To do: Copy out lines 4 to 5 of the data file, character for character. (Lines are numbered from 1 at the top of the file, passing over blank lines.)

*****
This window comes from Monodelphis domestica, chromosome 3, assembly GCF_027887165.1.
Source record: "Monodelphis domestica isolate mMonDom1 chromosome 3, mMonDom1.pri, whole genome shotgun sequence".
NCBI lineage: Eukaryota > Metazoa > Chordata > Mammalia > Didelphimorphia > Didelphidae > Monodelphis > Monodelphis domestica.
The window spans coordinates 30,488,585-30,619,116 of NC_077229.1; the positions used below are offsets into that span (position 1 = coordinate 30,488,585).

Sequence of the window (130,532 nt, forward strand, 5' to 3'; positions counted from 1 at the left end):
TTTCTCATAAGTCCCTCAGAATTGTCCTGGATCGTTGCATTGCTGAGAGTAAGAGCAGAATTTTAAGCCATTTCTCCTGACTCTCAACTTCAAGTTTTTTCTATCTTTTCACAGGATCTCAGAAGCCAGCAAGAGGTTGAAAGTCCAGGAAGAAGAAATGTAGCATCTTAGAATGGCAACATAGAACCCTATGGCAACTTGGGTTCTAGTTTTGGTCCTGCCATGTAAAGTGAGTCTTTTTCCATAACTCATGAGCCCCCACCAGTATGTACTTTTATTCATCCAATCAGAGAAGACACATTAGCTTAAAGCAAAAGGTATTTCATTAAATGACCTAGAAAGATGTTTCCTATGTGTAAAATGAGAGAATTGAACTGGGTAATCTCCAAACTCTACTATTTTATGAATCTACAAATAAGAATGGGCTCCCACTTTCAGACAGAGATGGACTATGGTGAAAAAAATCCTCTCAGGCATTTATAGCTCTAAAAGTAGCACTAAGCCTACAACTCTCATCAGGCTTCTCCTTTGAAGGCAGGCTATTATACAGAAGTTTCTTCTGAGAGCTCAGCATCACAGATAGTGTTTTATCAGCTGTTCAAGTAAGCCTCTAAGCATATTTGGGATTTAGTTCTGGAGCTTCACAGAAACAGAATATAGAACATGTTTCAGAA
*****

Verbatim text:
The window spans coordinates 30,488,585-30,619,116 of NC_077229.1; the positions used below are offsets into that span (position 1 = coordinate 30,488,585).

Sequence of the window (130,532 nt, forward strand, 5' to 3'; positions counted from 1 at the left end):